For this very special episode of To The Point, Chris and “Tall Paul” sit down with Chuck Upshur, VP of Business Development for Service Finance Company, LLC. Chuck operates out of sunny Boca Raton, FL, and has dedicated his entire adult life to the home improvement industry. As he puts it, the trades are all he knows! He shares with us some strategic advice around his area of expertise, and that’s how to incorporate finance into your business to make your company more successful.
When Chuck joined Service Finance almost ten years ago, they were a smaller company with only one loan program. Now, they’re a super prime lender working with companies both small and in the multi-million dollar ranges. They offer 60 different loan programs, and strategically pair them to help you close the kitchen table by helping the customer from an affordability standpoint.
Even today, many contractors are hesitant to offer financing. Chuck recommends that you consider your average customer for an expensive service, like a new system installation. They usually aren’t writing you a check for 10 or 15 thousand dollars out of their pocket. They have a relationship with their bank and a line of credit. That’s how you’re getting paid! You have to think about financing from an affordability standpoint for your customer. Especially right now during this COVID crisis, financing is more important than ever.
There are two types of customers that finance, and each has their own nuances that are important to note and understand. It’s all about matching the right program to the right buyer.
The first type of finance customer is a “promo buyer”. This is typically someone who is not interested in paying interest. They don’t want to disrupt their cash flow, but rather want to spread out their payment into chunks. This is usually your more affluent clients, but not always.
The second type is what we refer to as the “payment buyer”. This category is the majority of consumers today. They understand that by paying interest over time, they can afford something out of their immediate liquid budget. Most of the time, they will be considering short term versus long term financing. Long-term finance customers are the most common, and are really just interested in a low monthly payment. There’s a magical number for this category, and it’s $150/month. If you can keep the payment under 150/month, most buyers can make a decision on the spot and not have any buyer’s remorse. They won’t have to change their behavior and lifestyle to afford their investment.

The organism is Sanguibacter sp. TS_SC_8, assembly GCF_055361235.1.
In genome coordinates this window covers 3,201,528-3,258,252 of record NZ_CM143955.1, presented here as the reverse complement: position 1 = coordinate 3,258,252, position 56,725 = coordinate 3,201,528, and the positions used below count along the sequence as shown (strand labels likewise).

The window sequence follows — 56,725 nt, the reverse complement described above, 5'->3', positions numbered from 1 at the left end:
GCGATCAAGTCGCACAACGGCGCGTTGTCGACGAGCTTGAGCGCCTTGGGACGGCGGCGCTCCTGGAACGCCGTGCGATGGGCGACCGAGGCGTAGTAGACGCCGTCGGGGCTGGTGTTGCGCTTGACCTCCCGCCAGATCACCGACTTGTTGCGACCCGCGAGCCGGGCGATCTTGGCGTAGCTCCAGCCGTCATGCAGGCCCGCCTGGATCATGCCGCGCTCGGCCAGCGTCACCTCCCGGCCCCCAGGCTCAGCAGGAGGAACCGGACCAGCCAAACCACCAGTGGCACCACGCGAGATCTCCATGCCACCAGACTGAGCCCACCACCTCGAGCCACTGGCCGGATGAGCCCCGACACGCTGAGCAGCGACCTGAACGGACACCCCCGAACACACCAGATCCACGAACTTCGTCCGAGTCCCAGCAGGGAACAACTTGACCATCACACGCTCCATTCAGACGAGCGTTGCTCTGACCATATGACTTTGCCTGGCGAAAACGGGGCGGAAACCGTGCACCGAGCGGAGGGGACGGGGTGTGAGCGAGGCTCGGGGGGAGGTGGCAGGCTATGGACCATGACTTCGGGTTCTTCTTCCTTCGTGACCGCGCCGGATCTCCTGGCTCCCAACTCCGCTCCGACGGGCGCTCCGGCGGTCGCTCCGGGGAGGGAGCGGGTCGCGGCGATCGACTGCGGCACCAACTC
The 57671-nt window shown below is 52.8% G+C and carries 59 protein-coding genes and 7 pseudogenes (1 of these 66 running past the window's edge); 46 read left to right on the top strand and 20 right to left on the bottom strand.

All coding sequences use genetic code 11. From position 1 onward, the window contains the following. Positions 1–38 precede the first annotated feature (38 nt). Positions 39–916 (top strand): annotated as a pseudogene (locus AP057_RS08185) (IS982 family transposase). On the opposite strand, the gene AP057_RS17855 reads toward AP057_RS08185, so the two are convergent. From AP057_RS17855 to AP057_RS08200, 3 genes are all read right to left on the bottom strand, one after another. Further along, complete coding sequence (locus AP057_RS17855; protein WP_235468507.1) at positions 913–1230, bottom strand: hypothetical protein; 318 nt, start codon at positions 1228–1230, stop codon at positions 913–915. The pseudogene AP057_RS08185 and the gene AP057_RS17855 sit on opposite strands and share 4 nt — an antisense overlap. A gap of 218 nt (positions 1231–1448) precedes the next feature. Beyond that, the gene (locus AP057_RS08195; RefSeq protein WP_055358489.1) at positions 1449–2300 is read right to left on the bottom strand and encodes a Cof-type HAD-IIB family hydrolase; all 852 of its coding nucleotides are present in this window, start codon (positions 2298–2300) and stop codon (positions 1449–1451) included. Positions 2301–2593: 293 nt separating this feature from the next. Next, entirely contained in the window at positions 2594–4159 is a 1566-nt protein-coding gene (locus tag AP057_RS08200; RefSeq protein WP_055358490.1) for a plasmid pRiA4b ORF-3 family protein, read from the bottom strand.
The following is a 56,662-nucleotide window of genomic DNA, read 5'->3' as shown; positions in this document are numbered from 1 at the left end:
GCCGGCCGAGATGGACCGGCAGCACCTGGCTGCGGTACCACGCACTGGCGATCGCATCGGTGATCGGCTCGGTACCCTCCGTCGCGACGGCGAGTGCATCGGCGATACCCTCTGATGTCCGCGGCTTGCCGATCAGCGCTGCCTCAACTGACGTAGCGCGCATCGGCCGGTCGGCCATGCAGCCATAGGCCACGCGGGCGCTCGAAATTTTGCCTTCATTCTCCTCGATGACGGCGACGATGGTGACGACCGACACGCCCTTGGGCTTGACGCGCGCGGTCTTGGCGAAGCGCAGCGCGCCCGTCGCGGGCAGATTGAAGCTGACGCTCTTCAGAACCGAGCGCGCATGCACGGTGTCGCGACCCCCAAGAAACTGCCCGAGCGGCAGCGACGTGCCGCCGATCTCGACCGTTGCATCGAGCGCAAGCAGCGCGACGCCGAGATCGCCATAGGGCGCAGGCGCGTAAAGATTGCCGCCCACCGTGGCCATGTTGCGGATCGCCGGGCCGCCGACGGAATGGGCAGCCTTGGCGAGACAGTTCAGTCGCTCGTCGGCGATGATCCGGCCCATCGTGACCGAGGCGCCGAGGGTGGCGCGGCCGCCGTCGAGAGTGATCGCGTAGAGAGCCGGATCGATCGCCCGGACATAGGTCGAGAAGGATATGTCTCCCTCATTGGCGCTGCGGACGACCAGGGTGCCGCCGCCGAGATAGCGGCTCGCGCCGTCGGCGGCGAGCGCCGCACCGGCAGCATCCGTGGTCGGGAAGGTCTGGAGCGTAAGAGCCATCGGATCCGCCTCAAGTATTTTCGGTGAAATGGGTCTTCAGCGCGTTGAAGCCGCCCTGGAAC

Think about your business, and answer this question: What percentages of your revenue in 2019 were from cash, credit card, and finance? It’s important to consider your business from this perspective. Are you even offering finance? Many larger companies float between 50-70% revenue from financed services, simply because they’re offering it. If you’re in the 10-30% range, it has nothing to do with the market you’re in. It’s all about how often you’re offering it. If you’re waiting for your customer to ask for financing, it’s too late. Most buyers simply won’t ask for it out of pride.
If you want to keep up with the bigger companies, you absolutely must offer financing. Financing is a way to add to your overall dollar amount. Plus, it just makes sense to have it as an option for your customers. It’s the only way for you to make higher quality products affordable for your customers, which consequently adds to your revenue. Plus, the paperwork and hassle of financing isn’t what it used to be. Service Finance is completely paperless now, and it’s so much simpler to incorporate financing into your business than say, in the 90’s. You can get credit scores digitally in a few seconds, the customer can sign documents online, and the whole process is pretty hassle-free for both the seller and buyer.
So, you’re thinking about adding financing to your business but not sure where or how to start? The most-asked question from a business who hasn’t offered financing before is usually “how do I incorporate financing into my pricing, because financing isn’t free?” Look at any major retail stores. They make the total cost of goods all-encompassing for the consumer. That sticker price has a built-in assumption of costs, like the cost of a credit card transaction. Make sure your price books that you’re giving to your sales reps and people in the field incorporate different costs, including financing. You can’t raise your prices, but you can certainly offer cash discounts. It’s true, it will require a bit of strategic work to incorporate financing, but not offering financing just isn’t a viable option if you really want to succeed.
During this crisis, the worst thing you can do is nothing. Make sure that you’re going out there and getting business. RYNO and Service Finance are here to help! If you’re interested in adding financing to your business, you can email Service Finance and someone will reach out to you. Or, if you have a question for Chuck personally, you can email him directly. He loves to help! Get out there and kick some ass!